Maternity pay for employers
The rules for SMP are different from maternity leave. An employee won’t necessarily qualify for both.
SMP for employers
Statutory Maternity Pay (SMP) is paid for employees that are on maternity leave for up to 39 weeks. It is paid on the same schedule as your employees wages, whether weekly or monthly.
To be eligible, the employee must:
SMP amounts to 90% of your employee’s pre-tax average weekly earnings for the first six weeks and £145.18 or 90% of their average weekly earnings (whichever is lower) for the next 33 weeks.
It’s crucial to note that as it is earnings and not salary, any bonuses or commission form part of that calculation. You can use the government’s maternity, adoption, and paternity calculator for employers to work out how much your employee should be paid.
As the employer, you still have to pay SMP even if you stop trading.
Enhanced maternity pay
Some employers will offer employees enhanced maternity pay on top of SMP. This is to attract and retain employees and can differ from one employer to the next.
For example, rather than just paying 90% of their wages, you could choose to pay your employee anything up to full pay for the first six months of their employment.
Keeping in touch (KIT) days
Your employee may want to carry on working for you whilst they are on maternity leave. They can work a maximum of 10 paid keeping in touch (KIT) days without their maternity leave or pay being cut.
It is for the employer to determine their policy with regards to payment for KIT days, however as a minimum this must be at least national minimum wage for the relevant age of the employee. They cannot demand KIT days and you cannot force them to take them.
The mum can use these days to come in and talk about their return to work and they don’t have to work a whole day – even if they only work an hour, that counts as a day. KIT days can also be used for meetings and training.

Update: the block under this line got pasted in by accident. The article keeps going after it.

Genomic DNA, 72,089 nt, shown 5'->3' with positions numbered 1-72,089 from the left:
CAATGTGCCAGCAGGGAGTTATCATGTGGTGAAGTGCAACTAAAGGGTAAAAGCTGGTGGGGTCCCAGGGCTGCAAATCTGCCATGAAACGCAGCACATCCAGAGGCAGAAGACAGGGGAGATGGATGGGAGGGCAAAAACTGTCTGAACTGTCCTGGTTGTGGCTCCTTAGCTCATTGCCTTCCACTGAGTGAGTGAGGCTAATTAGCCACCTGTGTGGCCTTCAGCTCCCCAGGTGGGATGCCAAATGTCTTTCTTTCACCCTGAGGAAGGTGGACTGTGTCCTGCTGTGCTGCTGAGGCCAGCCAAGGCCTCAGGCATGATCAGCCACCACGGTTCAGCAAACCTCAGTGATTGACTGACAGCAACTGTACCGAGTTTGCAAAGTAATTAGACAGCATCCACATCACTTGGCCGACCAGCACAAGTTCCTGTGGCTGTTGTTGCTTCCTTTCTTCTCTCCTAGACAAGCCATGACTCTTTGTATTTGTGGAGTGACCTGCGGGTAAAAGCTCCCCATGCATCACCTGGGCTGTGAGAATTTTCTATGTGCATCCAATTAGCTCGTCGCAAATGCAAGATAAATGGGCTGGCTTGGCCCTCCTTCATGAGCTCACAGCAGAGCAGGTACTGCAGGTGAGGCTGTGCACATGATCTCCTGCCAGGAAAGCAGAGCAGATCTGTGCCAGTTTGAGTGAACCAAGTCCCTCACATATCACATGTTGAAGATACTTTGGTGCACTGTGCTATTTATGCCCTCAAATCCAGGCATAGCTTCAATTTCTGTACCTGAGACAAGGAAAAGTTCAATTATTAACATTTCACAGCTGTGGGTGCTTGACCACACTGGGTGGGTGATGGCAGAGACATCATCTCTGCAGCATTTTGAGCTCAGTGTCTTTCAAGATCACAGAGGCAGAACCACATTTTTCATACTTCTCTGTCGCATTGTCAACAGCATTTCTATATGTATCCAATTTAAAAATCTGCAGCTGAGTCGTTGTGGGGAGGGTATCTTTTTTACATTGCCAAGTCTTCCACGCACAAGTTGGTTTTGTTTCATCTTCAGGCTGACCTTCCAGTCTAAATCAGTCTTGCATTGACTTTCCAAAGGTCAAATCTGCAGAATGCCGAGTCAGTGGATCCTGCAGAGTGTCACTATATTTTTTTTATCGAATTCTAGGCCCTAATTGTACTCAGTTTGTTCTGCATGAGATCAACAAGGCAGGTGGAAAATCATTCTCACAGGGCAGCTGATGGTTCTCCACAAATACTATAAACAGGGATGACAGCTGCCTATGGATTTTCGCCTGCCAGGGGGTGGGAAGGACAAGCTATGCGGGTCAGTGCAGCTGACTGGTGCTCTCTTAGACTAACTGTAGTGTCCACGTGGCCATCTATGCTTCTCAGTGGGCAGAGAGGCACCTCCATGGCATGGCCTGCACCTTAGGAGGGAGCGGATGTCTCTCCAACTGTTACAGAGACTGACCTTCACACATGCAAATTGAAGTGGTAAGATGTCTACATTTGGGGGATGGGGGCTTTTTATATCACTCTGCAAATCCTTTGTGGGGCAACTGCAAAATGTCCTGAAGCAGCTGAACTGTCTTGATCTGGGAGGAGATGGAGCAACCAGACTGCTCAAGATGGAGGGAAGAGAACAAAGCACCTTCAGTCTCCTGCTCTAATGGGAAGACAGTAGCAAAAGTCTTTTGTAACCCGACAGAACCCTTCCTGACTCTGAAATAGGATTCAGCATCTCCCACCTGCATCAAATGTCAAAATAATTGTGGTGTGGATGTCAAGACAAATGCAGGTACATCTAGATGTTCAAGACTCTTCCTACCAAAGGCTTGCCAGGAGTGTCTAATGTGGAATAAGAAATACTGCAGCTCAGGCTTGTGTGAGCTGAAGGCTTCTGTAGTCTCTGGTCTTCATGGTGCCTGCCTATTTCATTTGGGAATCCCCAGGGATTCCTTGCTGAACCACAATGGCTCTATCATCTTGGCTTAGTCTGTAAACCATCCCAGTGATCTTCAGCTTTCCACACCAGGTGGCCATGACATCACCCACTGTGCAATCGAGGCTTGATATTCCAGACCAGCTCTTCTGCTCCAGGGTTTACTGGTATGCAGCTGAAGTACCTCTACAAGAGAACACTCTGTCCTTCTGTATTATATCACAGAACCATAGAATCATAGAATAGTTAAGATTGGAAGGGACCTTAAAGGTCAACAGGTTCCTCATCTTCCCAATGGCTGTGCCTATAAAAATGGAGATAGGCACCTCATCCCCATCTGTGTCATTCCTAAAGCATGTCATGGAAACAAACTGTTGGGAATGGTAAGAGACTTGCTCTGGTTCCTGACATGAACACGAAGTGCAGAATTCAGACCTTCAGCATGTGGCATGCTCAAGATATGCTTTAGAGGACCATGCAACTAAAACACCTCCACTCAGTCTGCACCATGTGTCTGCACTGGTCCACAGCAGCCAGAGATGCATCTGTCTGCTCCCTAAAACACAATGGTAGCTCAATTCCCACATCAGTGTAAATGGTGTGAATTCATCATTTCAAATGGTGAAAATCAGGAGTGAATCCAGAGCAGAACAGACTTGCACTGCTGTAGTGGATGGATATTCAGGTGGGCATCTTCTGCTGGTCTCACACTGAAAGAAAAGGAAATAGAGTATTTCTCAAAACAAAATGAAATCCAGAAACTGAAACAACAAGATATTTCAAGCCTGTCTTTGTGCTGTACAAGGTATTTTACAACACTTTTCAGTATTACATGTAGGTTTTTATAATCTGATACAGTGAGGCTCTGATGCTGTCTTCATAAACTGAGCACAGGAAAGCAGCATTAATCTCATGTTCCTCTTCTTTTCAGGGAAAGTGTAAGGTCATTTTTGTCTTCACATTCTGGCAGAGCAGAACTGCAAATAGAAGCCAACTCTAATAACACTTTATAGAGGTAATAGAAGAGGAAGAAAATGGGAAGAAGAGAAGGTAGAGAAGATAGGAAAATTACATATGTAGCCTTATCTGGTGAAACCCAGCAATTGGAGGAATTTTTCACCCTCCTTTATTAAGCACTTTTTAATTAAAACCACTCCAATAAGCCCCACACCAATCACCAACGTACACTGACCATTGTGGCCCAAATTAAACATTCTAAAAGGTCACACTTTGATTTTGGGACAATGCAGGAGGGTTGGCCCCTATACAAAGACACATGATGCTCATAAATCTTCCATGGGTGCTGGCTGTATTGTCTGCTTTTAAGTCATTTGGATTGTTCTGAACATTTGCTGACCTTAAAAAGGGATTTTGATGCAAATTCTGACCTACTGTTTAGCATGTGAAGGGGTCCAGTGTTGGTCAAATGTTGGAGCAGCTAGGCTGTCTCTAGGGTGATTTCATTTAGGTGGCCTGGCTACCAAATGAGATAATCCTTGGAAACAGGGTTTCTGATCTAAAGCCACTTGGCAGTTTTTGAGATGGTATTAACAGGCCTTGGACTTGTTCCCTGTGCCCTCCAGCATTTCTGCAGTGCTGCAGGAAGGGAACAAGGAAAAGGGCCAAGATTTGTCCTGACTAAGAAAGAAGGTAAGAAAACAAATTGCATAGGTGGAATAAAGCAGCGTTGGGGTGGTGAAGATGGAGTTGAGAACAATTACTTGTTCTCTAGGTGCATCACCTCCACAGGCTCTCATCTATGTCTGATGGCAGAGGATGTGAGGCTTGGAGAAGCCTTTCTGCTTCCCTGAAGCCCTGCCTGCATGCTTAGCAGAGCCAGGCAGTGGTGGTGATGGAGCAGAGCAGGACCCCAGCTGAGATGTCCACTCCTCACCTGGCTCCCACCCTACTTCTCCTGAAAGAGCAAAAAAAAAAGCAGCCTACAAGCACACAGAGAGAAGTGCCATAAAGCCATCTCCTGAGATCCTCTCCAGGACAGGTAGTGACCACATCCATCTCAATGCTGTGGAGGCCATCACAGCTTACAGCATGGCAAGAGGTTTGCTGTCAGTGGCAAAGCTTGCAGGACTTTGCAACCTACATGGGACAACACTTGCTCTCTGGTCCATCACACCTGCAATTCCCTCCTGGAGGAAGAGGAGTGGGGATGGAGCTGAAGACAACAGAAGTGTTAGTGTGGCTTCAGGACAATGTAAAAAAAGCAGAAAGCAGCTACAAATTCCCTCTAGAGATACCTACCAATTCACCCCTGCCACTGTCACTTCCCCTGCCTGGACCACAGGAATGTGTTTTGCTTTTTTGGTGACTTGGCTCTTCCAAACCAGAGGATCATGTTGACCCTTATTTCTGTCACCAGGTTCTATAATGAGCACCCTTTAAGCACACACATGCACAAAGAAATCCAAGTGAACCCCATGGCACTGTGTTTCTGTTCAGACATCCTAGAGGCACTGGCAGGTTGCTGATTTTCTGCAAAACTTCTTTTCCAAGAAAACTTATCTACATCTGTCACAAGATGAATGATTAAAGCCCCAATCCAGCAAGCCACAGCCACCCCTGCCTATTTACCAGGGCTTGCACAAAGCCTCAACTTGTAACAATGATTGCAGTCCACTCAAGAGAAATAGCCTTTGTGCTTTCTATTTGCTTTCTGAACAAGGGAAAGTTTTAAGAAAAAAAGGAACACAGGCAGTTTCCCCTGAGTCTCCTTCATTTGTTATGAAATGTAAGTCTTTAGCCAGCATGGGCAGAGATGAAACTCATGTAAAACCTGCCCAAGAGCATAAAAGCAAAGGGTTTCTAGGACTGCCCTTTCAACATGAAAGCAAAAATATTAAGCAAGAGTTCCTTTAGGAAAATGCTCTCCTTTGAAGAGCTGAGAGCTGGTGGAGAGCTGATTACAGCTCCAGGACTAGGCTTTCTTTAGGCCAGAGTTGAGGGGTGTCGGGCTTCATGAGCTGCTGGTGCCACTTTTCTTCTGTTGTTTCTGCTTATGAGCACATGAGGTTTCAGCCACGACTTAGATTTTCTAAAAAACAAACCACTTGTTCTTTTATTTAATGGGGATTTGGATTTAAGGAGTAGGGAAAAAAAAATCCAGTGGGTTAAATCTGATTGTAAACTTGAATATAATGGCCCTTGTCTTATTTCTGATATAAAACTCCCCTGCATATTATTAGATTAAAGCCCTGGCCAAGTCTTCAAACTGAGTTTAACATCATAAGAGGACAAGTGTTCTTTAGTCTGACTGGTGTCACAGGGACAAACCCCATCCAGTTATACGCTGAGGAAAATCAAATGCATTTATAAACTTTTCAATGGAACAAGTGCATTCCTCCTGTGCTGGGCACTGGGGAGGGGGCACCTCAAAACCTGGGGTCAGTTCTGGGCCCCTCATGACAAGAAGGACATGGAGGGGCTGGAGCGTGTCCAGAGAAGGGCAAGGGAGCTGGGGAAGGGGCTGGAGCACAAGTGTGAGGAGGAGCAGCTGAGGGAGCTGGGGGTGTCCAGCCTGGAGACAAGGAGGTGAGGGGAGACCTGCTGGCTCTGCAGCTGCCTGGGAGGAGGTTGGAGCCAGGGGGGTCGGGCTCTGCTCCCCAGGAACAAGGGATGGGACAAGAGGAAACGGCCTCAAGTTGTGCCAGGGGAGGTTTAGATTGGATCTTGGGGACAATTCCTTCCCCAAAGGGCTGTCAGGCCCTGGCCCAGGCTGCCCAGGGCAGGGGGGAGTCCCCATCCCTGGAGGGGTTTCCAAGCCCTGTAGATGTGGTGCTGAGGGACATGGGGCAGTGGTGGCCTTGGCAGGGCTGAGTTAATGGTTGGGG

If they do work more than the 10 days, this will bring their maternity pay to an end for the weeks that they work.
Your male staff can qualify for paternity leave if they meet the following criteria: they have worked for you for continuously for 26 weeks or more; they are the biological father of the child or the mother’s husband or they are expected to have responsibility for the child’s upbringing.
If you doubt that the staff member is eligible then you may ask for a copy of the birth or adoption certificate.
If the couple having the child are the same sex, one takes the role of father and one the role of mother from a family rights perspective.
How long does it last?
Fathers can take up to two weeks paternity leave – this is at the same rate as maternity pay – and it must be taken in one go.
Leave must start after the birth and end within 56 days of the child being born. Employees do not have to give an exact date of when they want to take leave but just state that it will begin on the day of birth or one week after.
They must give 28 days’ notice if they want to change the start date.
Many companies also offer enhanced paternity leave, which may be that they pay them normal pay rather than the statutory rate, or give them more time off, or both.
Types of parental leave
Unpaid parental leave
An employee is entitled to 18 weeks’ parental leave (per child or adopted child) up to their 18th birthday. Unless you agree otherwise, this is limited to four weeks in a year for each parent.
There aren’t a list of prescribed reasons but unpaid parental leave might be used in the following circumstances:
- To spend more time with their children in school holidays etc
- To spend more time with other family such as grandparents
- To settle their children into new childcare arrangements
- To look at new schools
21 days’ notice must be given in advance of the start date, or 21 days before the adopted child is expected.